There does not seem to be much summer respite for Le Figaro.
This morning it's politics as usual, as the paper discusses the French government's plan to take on subsidised employment.
This is a system in which the French state encourages employers to take on unskilled workers and young graduates by subsidising part of their contract.
Various types of "contrat aidés" (subsidised contracts) have been used over the last 30 years.
But according to Le Figaro, not only are they very costly for the state - swallowing up three billion euros in 2016 - they have also only ever brought down unemployment "artificially", without delivering real jobs.
Now President Emmanual Macron wants to revise the whole system, as part of his effort to change the country's social model.
Le Figaro is calling his plan a "clean sweep".
The right-wing paper's editorial agrees that subsidised contracts are a waste of money.
Le Figaro seems to be struggling with an urge to openly praise Macron, as he prepares to tackle an "absurd and costly policy to create fictitious jobs".
But undoing it will not be easy, it says.
The government will have to face criticism from local councils, who often enjoy a subsidised working force, from the left and from young people.
Le Figaro's only hope is that the right do not join in and criticise a reform which it says they should have carried out a long time ago.
There is no mention of politics on Libération's front page.
In fact, there is a picture of a naked body.
The left-leaning paper's main story is an investigation into what they're calling "gynaecological violence".
The issue was raised three weeks ago by the French Secretary of State in charge of gender equality, Marlène Schiappa.
Libération looks into cases where women giving birth have been given episiotomies - a surgical incision to enlarge the opening for the baby to pass through - without their consent.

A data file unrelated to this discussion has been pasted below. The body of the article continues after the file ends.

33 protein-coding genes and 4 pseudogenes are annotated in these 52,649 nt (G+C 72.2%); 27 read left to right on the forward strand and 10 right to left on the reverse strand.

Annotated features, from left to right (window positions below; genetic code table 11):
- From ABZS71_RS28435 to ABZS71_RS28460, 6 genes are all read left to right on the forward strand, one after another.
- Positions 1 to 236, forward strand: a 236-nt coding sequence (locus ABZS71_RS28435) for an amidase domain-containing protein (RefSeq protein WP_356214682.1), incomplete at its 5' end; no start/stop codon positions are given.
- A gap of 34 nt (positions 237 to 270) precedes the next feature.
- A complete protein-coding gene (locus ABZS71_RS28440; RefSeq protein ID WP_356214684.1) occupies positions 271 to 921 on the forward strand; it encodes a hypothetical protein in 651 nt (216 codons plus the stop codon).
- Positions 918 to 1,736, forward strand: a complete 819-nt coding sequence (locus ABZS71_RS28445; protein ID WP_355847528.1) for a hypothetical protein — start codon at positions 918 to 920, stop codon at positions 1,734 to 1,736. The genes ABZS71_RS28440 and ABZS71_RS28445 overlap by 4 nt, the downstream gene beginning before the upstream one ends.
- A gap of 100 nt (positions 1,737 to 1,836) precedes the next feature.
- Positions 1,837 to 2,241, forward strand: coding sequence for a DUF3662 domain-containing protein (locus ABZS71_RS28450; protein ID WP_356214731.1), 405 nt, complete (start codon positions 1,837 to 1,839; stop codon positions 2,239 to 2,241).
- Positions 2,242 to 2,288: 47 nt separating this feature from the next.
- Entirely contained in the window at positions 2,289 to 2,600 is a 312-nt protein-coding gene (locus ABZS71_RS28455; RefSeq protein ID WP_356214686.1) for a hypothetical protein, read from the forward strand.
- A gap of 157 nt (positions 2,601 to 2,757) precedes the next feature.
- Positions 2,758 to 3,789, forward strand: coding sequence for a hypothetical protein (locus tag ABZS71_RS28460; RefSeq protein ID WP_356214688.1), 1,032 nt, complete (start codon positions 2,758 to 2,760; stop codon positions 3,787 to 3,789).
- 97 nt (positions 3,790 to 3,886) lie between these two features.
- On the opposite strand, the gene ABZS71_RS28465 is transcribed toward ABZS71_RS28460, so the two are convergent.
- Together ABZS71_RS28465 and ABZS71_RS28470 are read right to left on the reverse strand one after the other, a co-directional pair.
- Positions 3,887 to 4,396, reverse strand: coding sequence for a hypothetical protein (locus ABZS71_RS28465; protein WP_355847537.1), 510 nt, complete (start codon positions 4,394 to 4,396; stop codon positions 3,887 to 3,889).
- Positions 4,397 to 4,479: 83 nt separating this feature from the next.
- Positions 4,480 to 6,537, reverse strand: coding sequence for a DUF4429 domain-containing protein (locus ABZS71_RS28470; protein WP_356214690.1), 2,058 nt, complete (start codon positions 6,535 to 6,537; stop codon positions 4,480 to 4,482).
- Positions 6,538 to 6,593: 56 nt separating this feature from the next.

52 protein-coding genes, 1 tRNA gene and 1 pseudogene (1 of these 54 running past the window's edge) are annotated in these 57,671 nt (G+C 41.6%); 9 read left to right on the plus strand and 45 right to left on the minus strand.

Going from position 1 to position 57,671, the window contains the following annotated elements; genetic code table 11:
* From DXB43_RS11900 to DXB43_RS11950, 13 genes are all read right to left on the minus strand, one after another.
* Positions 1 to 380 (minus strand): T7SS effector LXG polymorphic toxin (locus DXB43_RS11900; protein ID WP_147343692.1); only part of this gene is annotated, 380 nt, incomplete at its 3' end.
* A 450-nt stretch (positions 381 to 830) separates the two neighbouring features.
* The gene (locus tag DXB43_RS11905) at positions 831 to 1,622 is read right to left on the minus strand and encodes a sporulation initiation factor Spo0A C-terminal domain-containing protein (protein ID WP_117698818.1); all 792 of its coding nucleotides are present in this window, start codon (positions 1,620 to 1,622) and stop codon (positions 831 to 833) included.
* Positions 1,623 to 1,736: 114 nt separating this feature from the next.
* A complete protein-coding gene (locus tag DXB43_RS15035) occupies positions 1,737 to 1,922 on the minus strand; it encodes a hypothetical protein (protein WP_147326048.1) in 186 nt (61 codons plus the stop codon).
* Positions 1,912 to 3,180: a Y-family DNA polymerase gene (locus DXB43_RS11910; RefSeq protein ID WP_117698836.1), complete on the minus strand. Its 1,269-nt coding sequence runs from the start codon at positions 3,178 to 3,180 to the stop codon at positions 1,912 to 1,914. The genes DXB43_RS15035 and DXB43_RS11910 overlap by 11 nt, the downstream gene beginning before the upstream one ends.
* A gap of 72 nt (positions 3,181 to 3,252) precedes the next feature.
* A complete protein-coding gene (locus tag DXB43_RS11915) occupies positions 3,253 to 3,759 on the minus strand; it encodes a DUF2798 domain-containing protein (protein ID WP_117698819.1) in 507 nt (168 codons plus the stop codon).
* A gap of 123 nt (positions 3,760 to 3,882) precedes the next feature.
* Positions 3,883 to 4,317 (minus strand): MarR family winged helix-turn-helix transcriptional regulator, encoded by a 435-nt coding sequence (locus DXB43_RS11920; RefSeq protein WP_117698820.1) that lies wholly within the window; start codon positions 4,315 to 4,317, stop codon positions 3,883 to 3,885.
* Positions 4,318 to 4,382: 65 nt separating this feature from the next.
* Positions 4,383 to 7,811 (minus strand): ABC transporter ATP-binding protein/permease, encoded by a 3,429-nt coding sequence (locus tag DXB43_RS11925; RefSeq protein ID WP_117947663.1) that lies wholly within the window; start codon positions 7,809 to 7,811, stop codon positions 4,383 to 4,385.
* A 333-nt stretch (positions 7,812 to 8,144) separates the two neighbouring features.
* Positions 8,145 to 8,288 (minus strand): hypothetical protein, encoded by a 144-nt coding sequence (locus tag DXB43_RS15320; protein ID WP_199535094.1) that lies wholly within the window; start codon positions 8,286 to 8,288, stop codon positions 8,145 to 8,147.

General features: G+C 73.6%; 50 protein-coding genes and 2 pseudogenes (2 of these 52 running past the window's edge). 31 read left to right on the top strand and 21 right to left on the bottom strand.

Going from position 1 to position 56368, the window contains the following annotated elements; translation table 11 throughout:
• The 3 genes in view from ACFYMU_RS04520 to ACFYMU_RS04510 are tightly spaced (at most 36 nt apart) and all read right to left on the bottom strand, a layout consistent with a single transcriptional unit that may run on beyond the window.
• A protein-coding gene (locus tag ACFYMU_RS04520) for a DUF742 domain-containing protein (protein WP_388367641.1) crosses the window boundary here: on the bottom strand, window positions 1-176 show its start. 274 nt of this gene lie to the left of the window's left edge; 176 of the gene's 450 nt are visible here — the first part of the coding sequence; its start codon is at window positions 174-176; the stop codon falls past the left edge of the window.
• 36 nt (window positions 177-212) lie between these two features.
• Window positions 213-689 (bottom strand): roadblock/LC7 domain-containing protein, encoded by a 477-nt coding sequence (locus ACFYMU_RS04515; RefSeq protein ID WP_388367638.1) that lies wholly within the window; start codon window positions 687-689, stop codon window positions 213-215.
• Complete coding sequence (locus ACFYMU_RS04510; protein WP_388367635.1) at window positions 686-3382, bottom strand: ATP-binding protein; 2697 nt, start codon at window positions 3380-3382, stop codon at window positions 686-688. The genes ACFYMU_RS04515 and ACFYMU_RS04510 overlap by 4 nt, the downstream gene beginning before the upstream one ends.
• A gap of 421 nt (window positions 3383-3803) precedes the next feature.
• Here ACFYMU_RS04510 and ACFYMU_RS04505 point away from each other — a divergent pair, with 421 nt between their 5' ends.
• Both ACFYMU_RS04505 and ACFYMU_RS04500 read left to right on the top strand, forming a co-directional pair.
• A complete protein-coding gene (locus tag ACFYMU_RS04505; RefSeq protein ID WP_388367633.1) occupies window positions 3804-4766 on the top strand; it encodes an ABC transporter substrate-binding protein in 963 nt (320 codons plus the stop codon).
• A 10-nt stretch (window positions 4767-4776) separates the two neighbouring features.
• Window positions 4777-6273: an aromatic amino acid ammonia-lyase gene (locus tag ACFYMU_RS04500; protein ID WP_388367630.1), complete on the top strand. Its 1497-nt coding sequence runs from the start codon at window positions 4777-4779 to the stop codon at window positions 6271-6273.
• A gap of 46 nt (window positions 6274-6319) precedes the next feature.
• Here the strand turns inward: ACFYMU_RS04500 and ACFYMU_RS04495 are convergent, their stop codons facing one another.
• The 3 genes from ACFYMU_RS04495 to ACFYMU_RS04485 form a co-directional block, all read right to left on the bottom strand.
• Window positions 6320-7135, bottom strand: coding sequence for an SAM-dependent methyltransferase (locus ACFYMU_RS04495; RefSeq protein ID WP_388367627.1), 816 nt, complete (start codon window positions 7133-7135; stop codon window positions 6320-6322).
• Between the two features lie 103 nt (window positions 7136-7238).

It also quotes women complaining of bad pain management and humiliating, painful examinations.
A lot of criticism is aimed at doctors.
Support group member Chantal Ducroux-Schouwey says that within the French medical culture, "the doctor is always seen as being in the right when he get out his scissors to perform surgery".
"French doctors do not understand that consent involves a dialogue with the patient," she comments.
Feminist group Gyn&Co is publishing these women's stories on its website, along with a list of doctors who are sensitive to these issues and ready to listen to women.
Time to disconnect?
Catholic daily La Croix has a bright and sunny idea on their front page - Is summer not the perfect time to disconnect from our many electrical devices?
The paper kindly reminds us that since the 1 January, French labour legislation guarantees employees the right to refrain from answering messages and emails when they are not at work.
In its editorial the paper says it will take a long time for people to take advantage of the law, since there are so many incentives to stay glued to our computers or phones.
In just a few years, La Croix says, the digital sphere has changed the way we live, the way we work and the way we relax.
"We are only just beginning to learn how to keep all these digital forms of communication under control," it says. "And that will require some form of personal renunciation of our screens."